The Beauty Of Equations

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20151201

Jim Al-Khalili and fellow physicists explain why they think equations are beautiful.

Jim al-Khalili was sitting in a lecture at the University of Surrey when he suddenly understood the power of equations to describe and predict the physical world. He recalls that sadly his enthusiasm was lost on many of his fellow students.

Jim wants to persuade the listeners that equations have a beauty. In conversation with fellow scientists he reveals the surprising femotions they feel when describing the behaviour of matter in the universe in mathematical terms.

For Carlos Frenk, Professor of Computational Cosmology at Durham University, one of the most beautiful equations is the one that is at the heart of Einstein's theory of general relativity. A century ago, Einstein wrote down his now famous field equations that linked the shape of the universe to the matter in it.

For Jim, it's Dirac's equation that explains how the electron behaves.

And Jim discovers that although mathematics goes back centuries it was only in the 17th century that it was applied to the real world. Historian of science at Cambridge University, Dr Patricia Fara, explains that before Newton scientific observations were described in words not algebra.

20151201

Jim Al-Khalili and fellow physicists explain why they think equations are beautiful.

Jim al-Khalili was sitting in a lecture at the University of Surrey when he suddenly understood the power of equations to describe and predict the physical world. He recalls that sadly his enthusiasm was lost on many of his fellow students.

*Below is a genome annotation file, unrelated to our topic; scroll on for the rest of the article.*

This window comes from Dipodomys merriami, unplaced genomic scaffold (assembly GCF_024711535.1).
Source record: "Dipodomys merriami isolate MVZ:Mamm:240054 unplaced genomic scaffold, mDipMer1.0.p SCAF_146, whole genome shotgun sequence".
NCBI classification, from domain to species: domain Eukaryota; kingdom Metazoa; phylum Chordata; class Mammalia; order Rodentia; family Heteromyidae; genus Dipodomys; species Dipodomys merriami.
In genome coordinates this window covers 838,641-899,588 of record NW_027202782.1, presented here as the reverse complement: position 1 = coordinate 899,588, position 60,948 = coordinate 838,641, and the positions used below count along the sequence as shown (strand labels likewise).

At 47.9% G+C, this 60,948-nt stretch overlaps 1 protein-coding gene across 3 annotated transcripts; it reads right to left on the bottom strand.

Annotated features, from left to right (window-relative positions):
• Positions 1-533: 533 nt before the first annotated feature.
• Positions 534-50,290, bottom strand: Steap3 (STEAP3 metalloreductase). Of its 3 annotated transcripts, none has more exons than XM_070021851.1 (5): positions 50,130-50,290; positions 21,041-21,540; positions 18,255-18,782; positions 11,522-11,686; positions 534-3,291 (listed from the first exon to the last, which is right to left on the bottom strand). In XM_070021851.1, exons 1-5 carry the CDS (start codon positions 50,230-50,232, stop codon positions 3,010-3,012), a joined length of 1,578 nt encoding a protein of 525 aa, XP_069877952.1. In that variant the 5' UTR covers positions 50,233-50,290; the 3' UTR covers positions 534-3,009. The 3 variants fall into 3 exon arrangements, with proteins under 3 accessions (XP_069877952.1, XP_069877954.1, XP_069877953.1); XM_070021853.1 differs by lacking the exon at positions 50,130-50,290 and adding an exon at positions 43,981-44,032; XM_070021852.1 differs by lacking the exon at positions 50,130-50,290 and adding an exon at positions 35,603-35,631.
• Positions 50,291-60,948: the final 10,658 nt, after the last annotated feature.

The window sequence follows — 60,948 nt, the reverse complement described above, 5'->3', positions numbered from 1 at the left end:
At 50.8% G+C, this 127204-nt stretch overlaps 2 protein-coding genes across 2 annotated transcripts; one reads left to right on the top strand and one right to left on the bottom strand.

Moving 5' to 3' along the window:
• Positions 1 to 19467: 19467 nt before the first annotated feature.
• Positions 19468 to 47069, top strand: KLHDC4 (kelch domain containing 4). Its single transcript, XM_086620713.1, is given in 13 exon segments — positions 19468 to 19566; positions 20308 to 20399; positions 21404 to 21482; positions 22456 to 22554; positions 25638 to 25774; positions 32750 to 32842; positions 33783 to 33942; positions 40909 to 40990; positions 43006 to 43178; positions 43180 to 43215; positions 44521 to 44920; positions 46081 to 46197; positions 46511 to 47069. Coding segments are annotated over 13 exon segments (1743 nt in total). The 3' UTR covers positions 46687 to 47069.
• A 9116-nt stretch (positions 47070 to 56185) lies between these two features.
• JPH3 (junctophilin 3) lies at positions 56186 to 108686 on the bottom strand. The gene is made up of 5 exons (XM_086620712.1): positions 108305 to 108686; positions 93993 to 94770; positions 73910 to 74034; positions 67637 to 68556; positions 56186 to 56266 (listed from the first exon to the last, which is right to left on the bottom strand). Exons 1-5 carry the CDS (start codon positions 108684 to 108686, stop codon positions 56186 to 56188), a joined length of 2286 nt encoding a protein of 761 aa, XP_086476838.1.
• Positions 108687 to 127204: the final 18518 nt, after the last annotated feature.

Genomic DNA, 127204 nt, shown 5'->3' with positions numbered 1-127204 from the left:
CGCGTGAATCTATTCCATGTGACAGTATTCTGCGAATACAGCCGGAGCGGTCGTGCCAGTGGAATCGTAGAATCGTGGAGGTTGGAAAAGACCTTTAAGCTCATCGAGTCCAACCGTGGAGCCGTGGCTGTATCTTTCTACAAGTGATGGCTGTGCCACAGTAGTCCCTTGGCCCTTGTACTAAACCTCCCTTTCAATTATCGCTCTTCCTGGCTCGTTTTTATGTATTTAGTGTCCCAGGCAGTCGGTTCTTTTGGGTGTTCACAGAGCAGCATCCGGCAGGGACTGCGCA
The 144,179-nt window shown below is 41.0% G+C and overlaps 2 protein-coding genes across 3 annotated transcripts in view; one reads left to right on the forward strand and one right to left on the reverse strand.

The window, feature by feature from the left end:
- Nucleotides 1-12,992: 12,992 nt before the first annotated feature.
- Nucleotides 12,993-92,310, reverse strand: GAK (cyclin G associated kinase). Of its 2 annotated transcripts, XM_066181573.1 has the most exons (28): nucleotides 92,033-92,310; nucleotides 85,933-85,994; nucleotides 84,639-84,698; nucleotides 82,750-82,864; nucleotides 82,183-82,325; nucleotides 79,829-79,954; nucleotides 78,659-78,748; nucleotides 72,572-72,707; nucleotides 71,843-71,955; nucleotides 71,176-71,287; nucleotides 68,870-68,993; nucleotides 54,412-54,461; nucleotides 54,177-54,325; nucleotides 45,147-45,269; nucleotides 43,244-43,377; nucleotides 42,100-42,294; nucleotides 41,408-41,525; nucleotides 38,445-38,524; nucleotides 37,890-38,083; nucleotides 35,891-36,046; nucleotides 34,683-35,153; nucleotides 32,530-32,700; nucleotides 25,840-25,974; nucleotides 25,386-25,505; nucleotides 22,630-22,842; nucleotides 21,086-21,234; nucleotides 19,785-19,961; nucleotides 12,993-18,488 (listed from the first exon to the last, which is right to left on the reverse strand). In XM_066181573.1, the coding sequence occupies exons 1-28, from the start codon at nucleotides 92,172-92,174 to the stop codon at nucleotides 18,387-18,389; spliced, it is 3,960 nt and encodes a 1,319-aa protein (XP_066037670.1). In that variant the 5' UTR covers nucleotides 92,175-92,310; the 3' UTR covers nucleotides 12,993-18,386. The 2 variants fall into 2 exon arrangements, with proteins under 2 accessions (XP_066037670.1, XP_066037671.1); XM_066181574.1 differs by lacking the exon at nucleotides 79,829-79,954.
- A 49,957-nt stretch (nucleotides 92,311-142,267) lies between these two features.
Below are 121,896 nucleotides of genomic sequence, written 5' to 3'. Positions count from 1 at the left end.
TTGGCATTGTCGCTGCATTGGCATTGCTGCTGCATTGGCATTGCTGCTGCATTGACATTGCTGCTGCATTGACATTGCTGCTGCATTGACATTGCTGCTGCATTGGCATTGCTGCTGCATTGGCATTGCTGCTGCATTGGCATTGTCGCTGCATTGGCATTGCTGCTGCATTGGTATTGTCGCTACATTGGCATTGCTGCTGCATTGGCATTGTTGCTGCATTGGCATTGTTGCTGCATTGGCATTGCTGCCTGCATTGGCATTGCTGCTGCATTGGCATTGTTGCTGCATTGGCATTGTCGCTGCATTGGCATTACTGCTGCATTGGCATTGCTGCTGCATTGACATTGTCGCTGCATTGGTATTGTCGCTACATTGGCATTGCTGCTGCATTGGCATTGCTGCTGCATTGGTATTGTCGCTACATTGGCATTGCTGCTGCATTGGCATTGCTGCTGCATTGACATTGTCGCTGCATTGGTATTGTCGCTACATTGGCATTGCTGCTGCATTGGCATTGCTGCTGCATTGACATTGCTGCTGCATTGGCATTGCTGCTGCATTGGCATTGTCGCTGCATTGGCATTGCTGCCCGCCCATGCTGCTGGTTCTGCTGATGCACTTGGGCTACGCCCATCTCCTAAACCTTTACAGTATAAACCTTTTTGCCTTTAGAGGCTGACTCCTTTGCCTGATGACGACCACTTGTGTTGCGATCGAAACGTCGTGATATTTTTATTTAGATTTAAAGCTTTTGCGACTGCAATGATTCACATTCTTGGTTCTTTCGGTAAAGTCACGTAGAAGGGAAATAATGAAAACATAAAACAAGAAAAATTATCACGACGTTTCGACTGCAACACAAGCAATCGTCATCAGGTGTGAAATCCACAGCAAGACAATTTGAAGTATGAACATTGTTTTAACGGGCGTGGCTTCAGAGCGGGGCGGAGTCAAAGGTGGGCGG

Jim wants to persuade the listeners that equations have a beauty. In conversation with fellow scientists he reveals the surprising femotions they feel when describing the behaviour of matter in the universe in mathematical terms.

For Carlos Frenk, Professor of Computational Cosmology at Durham University, one of the most beautiful equations is the one that is at the heart of Einstein's theory of general relativity. A century ago, Einstein wrote down his now famous field equations that linked the shape of the universe to the matter in it.

For Jim, it's Dirac's equation that explains how the electron behaves.

And Jim discovers that although mathematics goes back centuries it was only in the 17th century that it was applied to the real world. Historian of science at Cambridge University, Dr Patricia Fara, explains that before Newton scientific observations were described in words not algebra.